I re-use and recycle my plastic grocery bags, so I guess I won't be shopping at Ralph's in Ladera Heights anymore. No way am I going to be forced into providing my own bags or paying 10 cents apiece for paper ones. I'll just start shopping in Culver City and Inglewood.

Hurrah! No more will I need to explain that the gallon of milk has a handle on it, so I won't need a bag. And because one bag isn't strong enough, I won't need two either.

I'm glad 10%+ unemployment in the county has been solved so they could now move on to this issue...

OK I understand the ban, I live in an area where these bags are all over like leaves!


How does the BOS justify FORCING business people to charge for a product (paper bags) that as a Business they can decide to give away for free?

Guess LA County is gonna be spending money on legal bills over this one!

LA County Stores you should offer a 10 a bag discount for shopping at your county stores!

One other thought:

By law Alcohol has to be bagged unless it is in a closed box like a 12 pack, so why is the BOS penalizing Customers for obeying the law?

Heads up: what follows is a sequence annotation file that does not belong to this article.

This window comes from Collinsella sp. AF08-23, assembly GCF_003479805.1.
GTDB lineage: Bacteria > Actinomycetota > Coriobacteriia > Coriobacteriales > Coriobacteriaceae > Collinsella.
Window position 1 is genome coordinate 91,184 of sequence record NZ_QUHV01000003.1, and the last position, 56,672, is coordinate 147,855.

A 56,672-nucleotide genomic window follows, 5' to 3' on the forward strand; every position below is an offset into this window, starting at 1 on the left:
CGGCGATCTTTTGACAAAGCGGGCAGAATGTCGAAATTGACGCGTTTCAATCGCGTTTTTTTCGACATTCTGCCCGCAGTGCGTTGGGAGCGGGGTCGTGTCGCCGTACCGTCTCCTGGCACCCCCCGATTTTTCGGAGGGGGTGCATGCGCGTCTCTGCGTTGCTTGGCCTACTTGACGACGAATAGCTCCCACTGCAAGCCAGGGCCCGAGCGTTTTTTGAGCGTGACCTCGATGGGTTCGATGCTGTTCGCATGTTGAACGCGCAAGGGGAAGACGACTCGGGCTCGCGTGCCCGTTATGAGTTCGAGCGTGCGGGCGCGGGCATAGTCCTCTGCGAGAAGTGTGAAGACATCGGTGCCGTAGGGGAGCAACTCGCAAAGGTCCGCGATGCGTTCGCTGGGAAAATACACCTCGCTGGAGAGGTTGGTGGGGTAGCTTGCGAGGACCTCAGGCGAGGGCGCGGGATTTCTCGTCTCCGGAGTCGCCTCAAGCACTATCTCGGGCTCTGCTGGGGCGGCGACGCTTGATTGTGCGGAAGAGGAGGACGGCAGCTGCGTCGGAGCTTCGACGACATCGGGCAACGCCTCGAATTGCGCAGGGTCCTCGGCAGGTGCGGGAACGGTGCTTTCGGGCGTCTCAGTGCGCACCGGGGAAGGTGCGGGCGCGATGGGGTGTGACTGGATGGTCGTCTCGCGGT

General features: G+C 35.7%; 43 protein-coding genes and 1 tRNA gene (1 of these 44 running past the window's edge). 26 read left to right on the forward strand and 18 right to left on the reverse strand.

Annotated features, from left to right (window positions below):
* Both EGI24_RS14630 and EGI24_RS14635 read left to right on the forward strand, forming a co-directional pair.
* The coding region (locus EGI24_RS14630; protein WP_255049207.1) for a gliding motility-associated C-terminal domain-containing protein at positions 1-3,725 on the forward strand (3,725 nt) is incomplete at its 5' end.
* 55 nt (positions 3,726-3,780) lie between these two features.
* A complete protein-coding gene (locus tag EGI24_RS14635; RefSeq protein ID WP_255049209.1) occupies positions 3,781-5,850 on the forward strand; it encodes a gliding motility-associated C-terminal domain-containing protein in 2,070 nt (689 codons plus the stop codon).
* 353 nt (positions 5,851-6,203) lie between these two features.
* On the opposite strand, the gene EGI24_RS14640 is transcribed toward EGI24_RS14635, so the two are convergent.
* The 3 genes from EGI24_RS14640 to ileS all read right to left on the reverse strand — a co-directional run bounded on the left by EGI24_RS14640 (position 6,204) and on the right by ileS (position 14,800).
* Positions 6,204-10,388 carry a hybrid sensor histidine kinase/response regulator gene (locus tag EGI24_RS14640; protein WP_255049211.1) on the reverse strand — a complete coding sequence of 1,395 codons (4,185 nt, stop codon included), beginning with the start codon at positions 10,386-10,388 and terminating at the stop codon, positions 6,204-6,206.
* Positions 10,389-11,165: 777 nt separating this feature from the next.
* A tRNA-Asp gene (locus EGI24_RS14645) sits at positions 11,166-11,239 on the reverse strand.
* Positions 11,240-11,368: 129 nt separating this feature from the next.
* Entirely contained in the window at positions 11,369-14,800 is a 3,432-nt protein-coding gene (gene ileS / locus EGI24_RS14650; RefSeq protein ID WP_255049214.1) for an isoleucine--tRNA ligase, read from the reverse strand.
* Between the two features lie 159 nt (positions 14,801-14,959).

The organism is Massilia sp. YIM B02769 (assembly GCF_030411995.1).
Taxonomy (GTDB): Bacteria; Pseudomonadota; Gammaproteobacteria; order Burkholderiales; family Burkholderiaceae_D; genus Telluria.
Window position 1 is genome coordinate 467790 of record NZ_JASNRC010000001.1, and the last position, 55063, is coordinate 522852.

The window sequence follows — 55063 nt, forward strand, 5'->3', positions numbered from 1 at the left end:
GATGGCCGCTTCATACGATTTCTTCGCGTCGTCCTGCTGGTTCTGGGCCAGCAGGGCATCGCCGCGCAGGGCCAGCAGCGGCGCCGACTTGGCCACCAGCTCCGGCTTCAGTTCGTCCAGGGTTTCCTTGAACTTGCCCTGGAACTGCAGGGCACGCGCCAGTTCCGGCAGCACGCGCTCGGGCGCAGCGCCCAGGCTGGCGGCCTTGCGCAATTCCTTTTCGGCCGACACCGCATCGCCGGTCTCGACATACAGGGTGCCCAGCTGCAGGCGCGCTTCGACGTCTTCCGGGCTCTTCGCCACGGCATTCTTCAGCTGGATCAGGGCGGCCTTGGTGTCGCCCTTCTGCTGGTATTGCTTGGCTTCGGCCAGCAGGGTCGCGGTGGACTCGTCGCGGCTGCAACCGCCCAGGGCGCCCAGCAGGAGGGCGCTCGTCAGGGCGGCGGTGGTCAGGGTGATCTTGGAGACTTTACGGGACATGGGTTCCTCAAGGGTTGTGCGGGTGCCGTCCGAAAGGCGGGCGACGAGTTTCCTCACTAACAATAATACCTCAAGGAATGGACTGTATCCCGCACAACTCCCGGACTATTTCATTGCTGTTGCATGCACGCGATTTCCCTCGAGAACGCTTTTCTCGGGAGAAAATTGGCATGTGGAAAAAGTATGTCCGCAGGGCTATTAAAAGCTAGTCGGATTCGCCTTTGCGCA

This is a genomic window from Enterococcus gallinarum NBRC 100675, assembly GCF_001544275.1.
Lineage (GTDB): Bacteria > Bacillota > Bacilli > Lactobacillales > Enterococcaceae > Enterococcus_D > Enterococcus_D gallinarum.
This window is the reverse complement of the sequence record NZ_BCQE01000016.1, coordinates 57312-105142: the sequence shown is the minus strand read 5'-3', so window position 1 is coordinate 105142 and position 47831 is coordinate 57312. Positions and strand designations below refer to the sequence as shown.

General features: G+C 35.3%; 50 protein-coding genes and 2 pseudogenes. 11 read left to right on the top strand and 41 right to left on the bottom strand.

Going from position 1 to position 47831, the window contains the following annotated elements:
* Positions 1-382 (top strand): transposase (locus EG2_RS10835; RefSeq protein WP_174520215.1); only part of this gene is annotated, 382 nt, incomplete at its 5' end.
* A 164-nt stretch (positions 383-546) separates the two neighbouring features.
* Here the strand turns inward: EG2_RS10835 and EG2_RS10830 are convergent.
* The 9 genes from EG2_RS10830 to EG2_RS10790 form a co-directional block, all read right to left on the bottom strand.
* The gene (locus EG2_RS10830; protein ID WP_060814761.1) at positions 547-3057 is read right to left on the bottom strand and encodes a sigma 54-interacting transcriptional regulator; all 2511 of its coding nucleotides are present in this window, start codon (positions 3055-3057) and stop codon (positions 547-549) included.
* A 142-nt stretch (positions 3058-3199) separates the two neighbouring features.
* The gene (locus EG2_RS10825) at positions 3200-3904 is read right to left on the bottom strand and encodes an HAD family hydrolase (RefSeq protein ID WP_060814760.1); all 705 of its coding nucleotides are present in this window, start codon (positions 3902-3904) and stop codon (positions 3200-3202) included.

Typical smoke and mirrors adding up to nothing. Banning bags in the poor, unrepresented, and unincorporated areas is a total failure of political will. Hey, why not Santa Monica? Tons of wealthy white people there, let them put their money where their big mouths are. Or Palos Verde? Or Malibu? Places where the residents can actually pay to reuse bags or pay for plastic?

I'll tell you why. Because everyone is a hypocrite, no one wants to sacrifice anything, but we all want pie in the sky fantasies about clean air and water. It's the same with our politicians, no courage, no political will to do anything but follow, their idea of political will is putting it on some stupid proposition for the citizens to vote for. Somebody LEAD US!

I would like to know will the consumer also reap the benefits of this Money Making scheme? It seems the Grocery Chains will make tons of money on this.. Not ordering or using plastic bags should drop the total cost of operation quite a bit. Money is saved all the way down and then the CLOWNS on the Council go ahead and give the Chains Stores and bigger break by handing them 10cents for each paper bag.

The 10cents per bag will then further hurt small stores, who for the sake of not losing more customers will most likely not charge the 10cents anyway.

So with this cost cutting measure, will the cost of FOOD and Sanitation Cleanup come DOWN? $100 says it will only contiue to CLIMB.

Los Angeles is be HIJACKED with each rising Sun by a group of treasonous traitors!